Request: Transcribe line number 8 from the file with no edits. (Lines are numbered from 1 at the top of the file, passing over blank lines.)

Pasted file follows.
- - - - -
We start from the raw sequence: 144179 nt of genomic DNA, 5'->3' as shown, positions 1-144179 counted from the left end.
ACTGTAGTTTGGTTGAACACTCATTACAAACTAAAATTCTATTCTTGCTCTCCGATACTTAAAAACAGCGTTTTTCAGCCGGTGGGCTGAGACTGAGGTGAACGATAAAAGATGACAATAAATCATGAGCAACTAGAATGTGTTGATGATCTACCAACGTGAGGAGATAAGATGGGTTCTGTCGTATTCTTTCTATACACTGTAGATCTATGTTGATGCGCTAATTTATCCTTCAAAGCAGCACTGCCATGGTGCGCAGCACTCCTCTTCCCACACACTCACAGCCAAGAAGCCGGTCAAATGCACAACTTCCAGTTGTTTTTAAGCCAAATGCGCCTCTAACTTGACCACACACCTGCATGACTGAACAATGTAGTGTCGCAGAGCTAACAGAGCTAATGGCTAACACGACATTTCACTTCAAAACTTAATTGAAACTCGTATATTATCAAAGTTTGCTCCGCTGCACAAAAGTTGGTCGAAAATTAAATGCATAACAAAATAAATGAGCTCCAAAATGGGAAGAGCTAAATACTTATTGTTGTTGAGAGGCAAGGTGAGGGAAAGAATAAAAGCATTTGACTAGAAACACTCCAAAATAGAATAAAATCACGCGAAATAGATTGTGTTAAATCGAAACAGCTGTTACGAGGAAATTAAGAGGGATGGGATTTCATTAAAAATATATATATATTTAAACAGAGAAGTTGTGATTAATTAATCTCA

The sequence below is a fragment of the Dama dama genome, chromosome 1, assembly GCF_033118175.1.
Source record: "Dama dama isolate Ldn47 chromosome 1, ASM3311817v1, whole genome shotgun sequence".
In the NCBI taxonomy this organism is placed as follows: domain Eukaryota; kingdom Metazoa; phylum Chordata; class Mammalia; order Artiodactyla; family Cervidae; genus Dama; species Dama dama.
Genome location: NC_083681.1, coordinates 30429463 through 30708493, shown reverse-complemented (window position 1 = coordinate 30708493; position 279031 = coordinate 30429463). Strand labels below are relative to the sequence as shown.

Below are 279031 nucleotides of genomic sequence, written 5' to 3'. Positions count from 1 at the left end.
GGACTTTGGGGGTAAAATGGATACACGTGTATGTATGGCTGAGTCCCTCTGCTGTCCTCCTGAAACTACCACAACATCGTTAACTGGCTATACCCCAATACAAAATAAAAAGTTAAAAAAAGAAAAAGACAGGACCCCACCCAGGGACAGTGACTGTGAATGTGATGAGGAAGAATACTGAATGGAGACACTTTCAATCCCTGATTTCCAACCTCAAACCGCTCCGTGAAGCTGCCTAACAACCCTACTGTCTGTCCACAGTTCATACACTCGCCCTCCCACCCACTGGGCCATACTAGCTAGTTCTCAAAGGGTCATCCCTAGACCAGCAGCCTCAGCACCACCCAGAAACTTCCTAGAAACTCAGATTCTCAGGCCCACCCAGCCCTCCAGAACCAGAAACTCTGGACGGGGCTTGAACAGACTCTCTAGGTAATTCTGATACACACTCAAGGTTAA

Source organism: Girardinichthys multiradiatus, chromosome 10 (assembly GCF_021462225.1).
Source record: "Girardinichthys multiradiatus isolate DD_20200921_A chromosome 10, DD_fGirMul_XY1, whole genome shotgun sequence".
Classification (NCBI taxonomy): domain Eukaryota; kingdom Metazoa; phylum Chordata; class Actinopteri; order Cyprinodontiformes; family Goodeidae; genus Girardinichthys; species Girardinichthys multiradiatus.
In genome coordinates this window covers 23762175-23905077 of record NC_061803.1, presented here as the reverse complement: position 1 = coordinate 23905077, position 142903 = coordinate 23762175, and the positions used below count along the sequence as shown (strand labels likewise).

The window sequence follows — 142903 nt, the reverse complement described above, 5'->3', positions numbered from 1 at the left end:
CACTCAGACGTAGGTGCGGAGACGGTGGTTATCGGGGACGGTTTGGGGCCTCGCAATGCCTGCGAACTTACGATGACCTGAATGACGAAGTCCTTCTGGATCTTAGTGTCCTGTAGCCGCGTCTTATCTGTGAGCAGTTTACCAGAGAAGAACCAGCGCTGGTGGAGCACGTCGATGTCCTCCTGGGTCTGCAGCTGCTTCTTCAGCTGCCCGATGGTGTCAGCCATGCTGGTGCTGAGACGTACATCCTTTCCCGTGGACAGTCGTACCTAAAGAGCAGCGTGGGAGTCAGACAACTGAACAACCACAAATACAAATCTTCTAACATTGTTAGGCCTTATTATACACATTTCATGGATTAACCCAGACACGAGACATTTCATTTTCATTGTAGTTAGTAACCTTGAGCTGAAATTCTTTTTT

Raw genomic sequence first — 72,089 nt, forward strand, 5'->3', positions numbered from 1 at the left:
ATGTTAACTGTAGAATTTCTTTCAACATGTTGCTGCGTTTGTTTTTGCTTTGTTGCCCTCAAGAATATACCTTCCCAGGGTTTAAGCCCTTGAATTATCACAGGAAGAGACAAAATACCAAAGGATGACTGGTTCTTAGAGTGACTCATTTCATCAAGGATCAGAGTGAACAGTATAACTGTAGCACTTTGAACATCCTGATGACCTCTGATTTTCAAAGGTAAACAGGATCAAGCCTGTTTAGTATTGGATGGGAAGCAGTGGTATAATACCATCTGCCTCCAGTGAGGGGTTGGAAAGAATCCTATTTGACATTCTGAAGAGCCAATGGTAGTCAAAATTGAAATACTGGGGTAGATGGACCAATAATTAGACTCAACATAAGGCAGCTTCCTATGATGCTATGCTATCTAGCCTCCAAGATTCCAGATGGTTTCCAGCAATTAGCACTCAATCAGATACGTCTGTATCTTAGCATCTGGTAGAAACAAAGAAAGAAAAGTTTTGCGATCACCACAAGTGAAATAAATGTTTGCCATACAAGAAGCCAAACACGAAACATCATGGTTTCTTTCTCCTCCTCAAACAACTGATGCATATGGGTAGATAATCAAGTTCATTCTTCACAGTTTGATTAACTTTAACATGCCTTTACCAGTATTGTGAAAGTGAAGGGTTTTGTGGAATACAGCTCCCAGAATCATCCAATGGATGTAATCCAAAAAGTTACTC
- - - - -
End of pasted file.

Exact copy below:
GGACTTTGGGGGTAAAATGGATACACGTGTATGTATGGCTGAGTCCCTCTGCTGTCCTCCTGAAACTACCACAACATCGTTAACTGGCTATACCCCAATACAAAATAAAAAGTTAAAAAAAGAAAAAGACAGGACCCCACCCAGGGACAGTGACTGTGAATGTGATGAGGAAGAATACTGAATGGAGACACTTTCAATCCCTGATTTCCAACCTCAAACCGCTCCGTGAAGCTGCCTAACAACCCTACTGTCTGTCCACAGTTCATACACTCGCCCTCCCACCCACTGGGCCATACTAGCTAGTTCTCAAAGGGTCATCCCTAGACCAGCAGCCTCAGCACCACCCAGAAACTTCCTAGAAACTCAGATTCTCAGGCCCACCCAGCCCTCCAGAACCAGAAACTCTGGACGGGGCTTGAACAGACTCTCTAGGTAATTCTGATACACACTCAAGGTTAA